The Coosa River News from Centre, Alabama on November 30, 1951 · 1
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The Coosa River News from Centre, Alabama · 1

Centre, Alabama
Issue Date:
Friday, November 30, 1951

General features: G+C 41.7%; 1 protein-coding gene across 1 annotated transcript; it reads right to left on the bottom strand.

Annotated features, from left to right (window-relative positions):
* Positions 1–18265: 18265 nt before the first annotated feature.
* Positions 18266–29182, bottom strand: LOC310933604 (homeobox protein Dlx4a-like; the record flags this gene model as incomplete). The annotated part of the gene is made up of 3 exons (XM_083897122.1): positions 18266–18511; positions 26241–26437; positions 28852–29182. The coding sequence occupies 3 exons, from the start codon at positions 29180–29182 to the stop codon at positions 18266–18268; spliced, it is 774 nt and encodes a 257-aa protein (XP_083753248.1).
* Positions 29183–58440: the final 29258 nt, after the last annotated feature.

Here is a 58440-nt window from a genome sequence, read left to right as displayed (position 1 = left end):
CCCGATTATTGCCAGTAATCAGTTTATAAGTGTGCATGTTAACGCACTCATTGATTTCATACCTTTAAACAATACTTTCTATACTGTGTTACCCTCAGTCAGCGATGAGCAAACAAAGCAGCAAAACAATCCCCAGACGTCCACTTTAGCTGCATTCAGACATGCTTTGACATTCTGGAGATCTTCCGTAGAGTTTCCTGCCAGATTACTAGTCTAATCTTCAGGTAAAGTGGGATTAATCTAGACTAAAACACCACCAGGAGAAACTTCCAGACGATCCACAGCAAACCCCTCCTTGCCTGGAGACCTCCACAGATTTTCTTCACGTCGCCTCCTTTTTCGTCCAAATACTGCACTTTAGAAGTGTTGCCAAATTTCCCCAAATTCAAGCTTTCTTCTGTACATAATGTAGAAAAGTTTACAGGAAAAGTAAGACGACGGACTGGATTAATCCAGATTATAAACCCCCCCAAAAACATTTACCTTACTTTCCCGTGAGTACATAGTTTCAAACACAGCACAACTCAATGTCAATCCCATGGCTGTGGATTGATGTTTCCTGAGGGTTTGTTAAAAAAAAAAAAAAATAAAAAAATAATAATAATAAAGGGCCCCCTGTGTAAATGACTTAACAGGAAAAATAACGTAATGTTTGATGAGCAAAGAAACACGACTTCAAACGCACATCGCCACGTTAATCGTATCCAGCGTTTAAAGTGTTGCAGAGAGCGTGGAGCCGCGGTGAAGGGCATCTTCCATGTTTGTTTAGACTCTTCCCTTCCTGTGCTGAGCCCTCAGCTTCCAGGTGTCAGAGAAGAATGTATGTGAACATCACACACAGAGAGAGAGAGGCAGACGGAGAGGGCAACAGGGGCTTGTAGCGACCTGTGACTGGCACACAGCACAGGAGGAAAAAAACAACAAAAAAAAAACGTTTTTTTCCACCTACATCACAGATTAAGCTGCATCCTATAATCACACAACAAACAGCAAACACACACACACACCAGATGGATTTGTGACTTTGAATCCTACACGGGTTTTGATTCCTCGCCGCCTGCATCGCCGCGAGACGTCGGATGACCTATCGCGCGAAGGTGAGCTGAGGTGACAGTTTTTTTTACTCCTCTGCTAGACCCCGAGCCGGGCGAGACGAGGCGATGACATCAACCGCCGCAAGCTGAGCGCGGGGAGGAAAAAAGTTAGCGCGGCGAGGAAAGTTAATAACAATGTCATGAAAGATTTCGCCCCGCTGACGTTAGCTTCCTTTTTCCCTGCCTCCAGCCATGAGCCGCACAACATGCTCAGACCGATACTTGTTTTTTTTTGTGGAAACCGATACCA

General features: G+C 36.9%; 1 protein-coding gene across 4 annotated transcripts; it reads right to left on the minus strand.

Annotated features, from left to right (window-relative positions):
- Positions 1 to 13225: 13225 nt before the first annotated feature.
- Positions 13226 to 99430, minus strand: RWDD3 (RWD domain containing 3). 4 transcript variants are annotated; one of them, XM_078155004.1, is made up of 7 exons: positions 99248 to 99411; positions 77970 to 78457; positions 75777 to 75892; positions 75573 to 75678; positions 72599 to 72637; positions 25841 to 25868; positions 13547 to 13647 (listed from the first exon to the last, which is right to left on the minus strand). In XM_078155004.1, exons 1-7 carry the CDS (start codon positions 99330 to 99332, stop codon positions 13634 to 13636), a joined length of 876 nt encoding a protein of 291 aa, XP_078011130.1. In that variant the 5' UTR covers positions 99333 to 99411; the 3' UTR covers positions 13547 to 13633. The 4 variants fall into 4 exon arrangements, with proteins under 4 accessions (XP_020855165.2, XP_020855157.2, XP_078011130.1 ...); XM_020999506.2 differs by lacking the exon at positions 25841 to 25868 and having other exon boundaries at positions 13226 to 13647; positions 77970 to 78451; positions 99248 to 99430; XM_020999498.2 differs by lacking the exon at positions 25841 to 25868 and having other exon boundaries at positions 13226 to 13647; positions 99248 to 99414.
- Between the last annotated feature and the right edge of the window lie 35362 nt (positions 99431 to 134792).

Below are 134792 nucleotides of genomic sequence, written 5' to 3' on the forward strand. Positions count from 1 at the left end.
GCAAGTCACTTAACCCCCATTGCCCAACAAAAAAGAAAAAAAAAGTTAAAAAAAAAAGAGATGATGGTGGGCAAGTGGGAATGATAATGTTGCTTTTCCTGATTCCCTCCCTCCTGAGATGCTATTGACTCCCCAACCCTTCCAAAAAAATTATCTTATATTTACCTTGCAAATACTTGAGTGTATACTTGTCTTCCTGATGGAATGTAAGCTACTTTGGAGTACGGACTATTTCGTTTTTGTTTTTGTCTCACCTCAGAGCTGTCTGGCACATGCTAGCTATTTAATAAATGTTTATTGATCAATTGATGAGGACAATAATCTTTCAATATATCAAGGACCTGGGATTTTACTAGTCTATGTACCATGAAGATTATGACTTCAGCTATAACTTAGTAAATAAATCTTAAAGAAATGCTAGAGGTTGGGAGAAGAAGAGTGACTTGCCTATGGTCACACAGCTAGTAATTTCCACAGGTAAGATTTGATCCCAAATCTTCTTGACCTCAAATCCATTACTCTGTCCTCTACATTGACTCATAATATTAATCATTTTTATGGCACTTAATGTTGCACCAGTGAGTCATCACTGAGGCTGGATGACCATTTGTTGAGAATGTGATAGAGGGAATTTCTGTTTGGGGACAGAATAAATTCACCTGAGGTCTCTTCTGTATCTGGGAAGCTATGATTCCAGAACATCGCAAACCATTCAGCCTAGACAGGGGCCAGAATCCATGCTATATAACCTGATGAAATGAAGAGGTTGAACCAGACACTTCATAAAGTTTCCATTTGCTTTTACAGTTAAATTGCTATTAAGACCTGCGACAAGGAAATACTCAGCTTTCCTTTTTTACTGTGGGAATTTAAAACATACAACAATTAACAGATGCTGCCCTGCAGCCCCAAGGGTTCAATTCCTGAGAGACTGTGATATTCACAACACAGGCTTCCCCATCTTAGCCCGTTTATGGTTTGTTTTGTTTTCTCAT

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'1 !I ,.!!!,1,. d 101,, , 'or ' 4A1111, t , ..,,..",. ,,,..., ,. Subscription. $2.50; in county: Shropshire Estate, Owners ,.. I I a&AA4pab A.Akel aft.m,A.AN..ALaAILA.AbAb.oAL.o4L.Aw.Aba.d&41.a.AlAb.411..0.s. 2c z1 entre 14an Invented irst Typewriter BY WILL I. MARTIN in the Gadsden Timis IR s NE of the most notable editors to serve the Gadsden Times was John Jon- ' athan Pratt, of Centre, Cheroket County, who invented the first practsical typewriter,!the one that is in universal use all over the world today. There is no question that Mr. Pratt was the inventor of the first practical typewriter. Official records in the patent offices of London, England, and Washington in this country and other official documents proved tha he is entitled to the honor, although the fact is not generally known. Mr, Pratt was born in Union, S. C., April 14, 1831. He came to Alabama with hi father's family during his young manhood and became a lawyer, journalist, editor and teacher. He read law under Judge Porter at Greenville, Ala., where he married the judge's daughter, Miss Julia Porter. fter being admitted to the bar he located permanently at Centre where he practiced his profession and edited a newspaper, the National Democrat. He was register in chancery in Centre in the early fifties and did so tnuch writing that his hands frequently became cramped, rendering them useless for short periods. The idea arose in his mind that this situation could be remedied by inventing a writing machine. He was part owner and editor of the Democrat and his idea grew into a practical plan he sought the air of an employe, John Neely, a practical printer. After explaining his idea he instructed Neely to fashion type for the machine. His inventive genius bore fruit and he was soon exhibiting a machine which he called the "Pterotype." ' Naturally some of his friends said it was a "silly idea" to start with, that the new tangled thing was impractical, but they encouraged and helped him. It is recalled that Mr. Pratt walked into the store of John Coker one day and asked to buy all the knitting needles he had on hand. Mr. Coker-did not have any but said he would send to Rome, Ga., for some. He receceived two gross and Mr. Pratt purchased the whole lot. Everybody was surprised. The needles were used in experimenting and building the typewriter. Wooden blocks were placed at one end of the needles to fasten the type which Neely had made or selected from the office fonts. Mr Pratt completed his model in 1860 and, unable to get financial backing 4,.1 in this country, be sold his slaves and his property arid set sail for England 11 -where he completed his model and for which he was given a British patent Ds- 11 cember 1, 1866. For many years Tol Shropshire, who with his brother, Char lea, conducted THE COO-SA RIVER News at Centre, published claims that Mr. Pratt was the inventor of the first practical type griter and was Ably supported by John Williams, editor of the Talladega Home, during an effort t.) induce the court reporters of the natio' to erect a monument to the inventor. Finally the Alabama Business and Professional Women's Club took up the matter at its annual meeting at Gadsden in June, 1951. Miss Grace E. Jamison of Talladega, who had previously been appointed to dwestigate the subjeet, made her report. She had spared no pains in her Mgt to bring together documentary proof of the claim of Mr. Pratt. In her collection of material was the descriptien of the typewriter with illustrations filed by Mr. Pratt with the patent offices in London and the copies of C. J. Sholes of Milwaukee and Pratt filed at Washington in 1868. One of the most interesting original docmuents gathered by Miss Jemison was a copy of the 'Tcientifie American" of July, 1867, carrying an article describing Pratt's invention with illutrations filed by Mr. Pratt with the patent office in London. Mr. Ski les read the article and used it in securing patents for what is now the Rem ngton,typewriter, accrding to the Encyclopedia Britanica. Miss Jemison also secured copies of the Journal of the Society of Arti of May 3, 1867, Feb. 18, 1867, and July 21, 1905, sent to her by the British Royal Society of Arts of which Mr. Pratt was a member. These documents contain Mr. Pratt's speech made before that society discussing his machine and givaig specifications and full descriptions of it more than a year before the Sholes invention. If there were any doubt left concerning the date of Mr. Pratt's invention and original patents, these doubts would be removed by the testimony of the inventor himself, as preserved in a handwritten document which he wrote on the back of his framed certificate of memberseip in the Society for the Encouragement of Arts, Manufactures and Commerce of London. The statement reads: 'John Pratt was born at Union, S. C., April 14, 1821; conceived the idea of the typewriter (meaning the complete model) during the Spring of 186 t; first Engish patent Feb. 1864; read paper before Society of Arts, exhibiting two working model, June, 1867; letter on machine from Lonodn to U. S. Commissioner of Patents, 1867. on file at patent office; first typewriter ever sold in Smithsonian Institute. The qtatement was signed John Pratt. A postscript read: "send copy to London Society of Arts, Hammond T. W. Co., and Hafley Corporation, Brooklyn. "Written Jan. 30, 1905, at Chattanooga, Tenn., to be used in obituary noticesnot for distant." In 1894 Henry Charles Jenkins spoke beim the Royal Society for the Encourage ment of Arts, Manufactures and Commerce, giving all known efforts to invent and build a practical typewriter. - After describing Mr. Pratt's machine he said: "Mr. Pratt's machine was a practical and portable typewriter, and with it the experimental stage of typewriting machines as a class may be said to end." I Mr. Pratt was selling his typewriters in London for $15 each in 1867 and letters to his family about his intention and its success are now in the Alabama. State Department of Archives and Wistory, also pictures of the machine, a sample of its writing and other data of historical interest. Mr. Pratt's original machine was illustrated in Engineering, a Landon publication. in 1867. Models of hig intention are to be found in the Kensington Museum of London, now known as the Victoria and Albert Museum, an also in the National Museum in Wash- ' kotton. . -- Mr. Pratt lived in a handsome colenial home known as "Pine Knell" on a hill ever- Ilooking Centre. The building was torn down long ago by the new owner and the materi- als were used to erect tenant houses. He worked secretly on his Pterotype in a room in that old house. In the first place he was sensitive te criticism and did not relish the ridicule that was given his invention. Another reasor Ile concealed his work was the condition surrounding patents. They were too loose and had no secrecy. INe lived en the wrong side of the Mason Dixon Lit.e to get much money and honor out of his invention. alleles did pay him a small pension, it is said, but that wu little compensation for taking over hie great invention. John Pratt became editor of the Gadsden Times during the great depression of 1673 II and stayed here for.only a short time. Re came back in 1283 and was here for years. It 14 is aid that he wrote 601110 of his editorials on his typewriter and that the Times printed II the first typewritten editorial in histkry. . it Ci;:t 31;t lx xt I-L------"r----'r .7-7t -----'1-7------7-7--- a al -- a Lo it ar in 11 tir e n 3 t S "BC JUST AND FEAR NOTLet all the Ends Thou Alms't st be Thy Country's, Thy uths" uth s" uths" Contra, Alabama, November 30, 1951 Some Interesting history Of Her Beautiful Life; She Was a Wonderful Woman r Miss Minnie Lee Wal- I -r1 W4".""'m ' ''''''''''''- den was born in Lebanon, ; , 4 -, , ,N, t t..,. , J DeKalb County, Feb. 2. ' - , ,q.. 1 1864. Wher! she was six - ;- , :: r , -I) weeks of age her parents i , ' ' moved to Centre and oc- - - , ' . , 1 eupied the large 24tory -,---it .0 house known to some of -,-,, . .0,-- 3 f , 4, - 1 '.. .1 1 our old citizens as as the c. it - ... 1 Matthews place, later oc- cup ied by Mrs. Mary Smith. Miss Minnie was a ' ,, ''i 4 decendant of one of the ' 4 1 oldeSit pioneer families of Alabama, as well as Cher- '-, '- - , Nt 1 okee County. Her father, , 1 z , the late John Butler Vial-' - 5 , den, was brought to Au- it, , , , ,, tauga County near old Ft. - MISS wALDEN Jackson, near the Coosa River, where his father operated a large plantation for many years, and was buried in his front yard in 1883. Miss Minnie's father was a brother of the late George Stovall Walden. He moved to Centre in 1845 and opened his law office. Later in 1850 he formed a partnership with Colonel Samuel King McSpadden. Later in 1855, George and Col. Samuel took in another attorney, John L. McConnell. George Walden lived in Centre 13 years, returning to Talladeza in 1858 and forming a partnership with Col. Bowie, the style being "Walden & Bowie." While George Walden resided in Centre he built a large 2-story house on River Street in 1858, now occupied by J. D. Jordan. In 1854 Miss Minnie's grandmother, Sara Walker Walden, died and was one of the firs1 to be buried in Garrett Cemetery. During the trying days of the Civil War her father served as volunteer from 1861 to 1865, while his brother served in the State Leislature and as Trustee at the University of Alabama. , ' -- The editor gives these items of her history where residents in Centre who will recall the old citizens of Centre and of old Cherokee Connty in the early days. There are many who know that she typified the traditions of our splendid womanhood of the old South. She was proud but not haughty. She never met a stranger. She loved everybody that came within her life. Her kindness and graceness nature was bestowed on all whom she came in contact with. Did you ever go to her house when she didn't want to serve you something? That was symbolic of her most graceness and lovely mother. Jordan Community By Your Jordan Community , Reporter Csn Tan, Route 1, Nov. 26. We have been having some finc weather over the Thanksgiving holidays. Mrs. Mary Mc Carley, who has been ill at her home in the Jordan community, is slowly improving. We are glad to see you better, Mrs. Me Carley. Mr. and Airs. Wallace Dawson spent Sunday with his brother, at Esom Hill, Ga. Mr. and Mrs. Raymond Clark of Rome, Ca., have been spending some time with her parents, Mr. and Mrs. Jim Cromer. Mr. and Mrs. Hoyt Price and children of Piedmont spent Sunday afternoon with her parents, Mr. and Mrs. Irwin Acker, and family. Mr. Roy Le Croy and Mrs. Darby of Rome, Ga. ' Mr. and Mrs. ElbertLeCroy and Bill of Centre; Mr. and Mrs. Grover Hawkins of Centre visited Mr. and Mrs. W. E. Le Croy Thankgiving day. Miss Vs Jean Battles of Cedartown, Ga., spent Thanksgiving week-end with Mr. and Mrs. Stanley battles. MissEvelyn Johnson of Marietta, Ga., spent the week-end with her parents, Mr. and Mrs. G. B. Johnson. Mr. and Mrs. L. C. Norton and Wanda Gail spent the week-end with her parents, Mr. and Mrs. Ramer Nunely, and Dwyer. Rev. and Mrs. Jim LeCroy and Mr. and Mrs. James LeCroy visited Ur. and Mrs. W. P. Pope Friday night. Mr. and Mrs. Homer Jordan of Gatioden visited her mother, Mrs. Mary McCarley, Thanksgiving. Ur. 1;,,d Igra, George Rob2egn CaNTaep Route 1, Nov. 26. We have been having some fine weather over the Thanksgiving holidays. Mrs. Mary Mc Carley, who has bees ill at her home in the Jordan community, is slowly improving. We are glad to see you better, Mrs. Me Carley. 11ILDEil t k . P East Centre Training Union Hews BY IMOGENE BREEDEN Reporter Meeting was called tö . order by President Betty Morgan, Missalenda Inman lead in sentence prayer. We took an offering, the proceeds of which will go on finishing our class room. We discussed our play and decided to practice Monday night at 6:00 o'clock. We had a group of twenty and three visitors present. We drew names for Christmas. J. W. Hampton dismissed us with prayer. Al! young people from ages of 13 to 21 are invited to our training union. Group 1 4-H Club Meets The CH Club was called to order by the president, Helen Smith, then the song leaders lead us in the following songs, "Old Folks at Home" and "Jingle Bells " Then Mrs. Mrs. Miller gave a demonstration on "You and Your Money." The meeting adjourned until December 13. are visiting relative e in Rome, Ga Remember our singing at Unity Hill Baptist Church every Fourth Sunday afternoon. Every one is invited to attend. Have Most Halt' It Is said that blondes have more hairs per head than brunettes and resacads, . Vol. 73, No. 38 ftd,,11notte OC431.510,..0 t.tW1.-4 1: '''''1,t.C,c1401444444C1)0C10000 EAST CENTRE 'LITTLE NEW YORK' NEWS By Mrs. Raymond Jolly HEAR OUR PASTOR NEXT SUNDAY 9unday is our regular preaching day by our pastor, Hey. J. A. Patterson. We invite everyone to come and hear this man. He As making more friends eery sermon he preaches. Services at 11 A. M. and 7 P. M. Training Union at 6 P. M. MissGeraltlinelliehardson Entertains At Her Home Several from 'East Cenpv attended an entertainment at the home of Miss Geraldine Richardson in the Piney community last Thursday night. Personal Mention Rev. Doyal of Piedmont was the dinner-guest of J. S. Breeden and famiiy on Thanksgiving. -- Gary Earl, little son of Mr. and Mrs. Earl De Berry, is improving at this writing, He has beet, very sick for several days. He's always missed around the store, for everyone is fond of him. He is such a friendly little boy. Rev. J. A. Patterson, our pastor, of Alabama City, passed thru East Centre Tuesday en route to Atlanta, Ga. His son was carried there in an ambulance to a hospital in a very serious condition. Brother Pai terson has a lot of friends who will regret to hear of this. Mr. and Mrs. Clifford Eads and children of liokes Bluff visited Mr and Mrs. Odus Eubanks Sunday night. Mr. and Mrs. Will Autwell, Mr. and Mrs. Raymond Autwell and children visited Mr. and Mrs.John Autwell and Mr. and Mrs. R. G. Jolly Sunday. , Misses Imogene Erv,den, Glen 44.-40 TheSilverScreen Coltot,,W140-.1to''.pfo. OMEN PROGRAM Cherokee-Emory THEATRES sammozmnasso EMORY Fri.-Sat., Nov. 30-Dec. Tim McCoy in TEXAS WILDCAT. With Joan Barclay - Ben Corbett Forrest Taylor - Ted Adams Also Serial and Comedy. Sunday, Monday & Tuesk- day, Dec. 2-3-4 James Stewart NO HIGHWAY IN THE SKY co-starring darlen Dietrich Glynis Johns-Jack Hawkins Wed.-Thur., Dec. 5-6 FredMacMurry-ElanorParker A Millionaire For CHRIETY CHEROKEE Fri.-Sat., Nov. 30-Der. 1 Charles Starrett Smiley Burnett THE KID FROM AMARILLO Aho Selerted Shorts., I Establishod March 20, 1870 THANKSGIVING PASSED QUIETLY Thanksgiving passed and everyone in our little part of the Town seemed to enjoy it. Everything was nice and quiet with no accidents, for which we should be very thankful. da Inman, Margie Sue Morgan and Betty Sue Morgan were dinner-guests of Mrs. bill West Sunday. - Mr. John Payne of Bessemer, visited his neice, Mrs. Opal Inniian, Sunday night. Miss Mildred Rozell of Ansi-- toe spent the week-end with Miss Barbara Nell Grimes. Misses .1( anette and Bonnie Jolly and Miss Melba White visited Mrs. Jack Mallett in Rome, Ga., Sunday. Mr. Marcus Rezell of Bessener is spend mg this week with tier parents, Mr. and Mrs. Robert Grimes. Mr. Robert Jordan, who was carriEd to a Gadsden hespital last week, is home now and is improving, we are really glad to slate. Cpl. Donald Garmon, who is stationed at Camp Chaffee, Ark., and Ms. and Mrs. Walter Garmon of Leesburg spent Tuesdday with Mr. and Mrs. Coy Mackey and children. Mr. and Mrs. Milford Garmon of Gadsden visited Mr. and Mrs. Coy Mackey Sunday. -- Mr. and Mrs. flubert Womack and children, Er by and Wanda, visited Mr. and Mrs. Woodrow Rains in Sand Valley Sunday. - Mr. aid Mrs. Tommie Reed visited Mr. and Mrs. Robert Grimes Sunday. TWO DEACONS TO BE ORDAINED The ordination services will be held Sunday afternoon, Dec. 2, at the East Centre Baptist Church for two new deacons who will beittlfred Inman and Hobert Reed. Fut:eral Held For For Herman Allen Funeral services were held today for Herman B. Allen of Gaylesville. He died Sunday night at a hospital in Oneonta, Ala. He was working for Hugh Steele construction Co. when he took pneumonia Friday. Jordan Funeral Home, Centre, in charge. Funeral services were held at the Demaris Baptist Church and burial was in the Lawrence Cemetery with the Rev. C. C. McCain officiating. Pallbearers were Jim Martin, Robert Lee Stancil, Gene Bentley, Kenneth Bentley, Raymond Bullard, Gerdine Bullard. He is survived by his parents, Mr. and Mrs. Henry W. Allen of Gaylesville; thiee brothers and one sister. Starring Patricia Neal-Michael Rennie Hugh Marlowe Tues.-Wed., Dee. 4-5 LET'S GO NAVY Leo Goreey and the Bowery boys Thurs., Dec. 6 Mickey Rooney HE'S A COCKEYED WONDER Sun.-Mon., Dec. 2-3 I 1 The DAY The EARTH I S rooa STILL Aivsrt4f--12.113 grjachl op mir.11ISS Ii , , e k, , T - , - .. , . ,- T,,,(.. . . .. !.; AN4, ell 4, ( i t r ., . en..., .,: '4 It)" 3 rfri IC ''. je. W5-1 4 .. .. ..,,;,:.,... ,....,,, , ,... ,,.. ... t ;r... . , (4 , if 1 A ,x , 1 ) , Iv:. ,k ,t 3- )1 JLOco,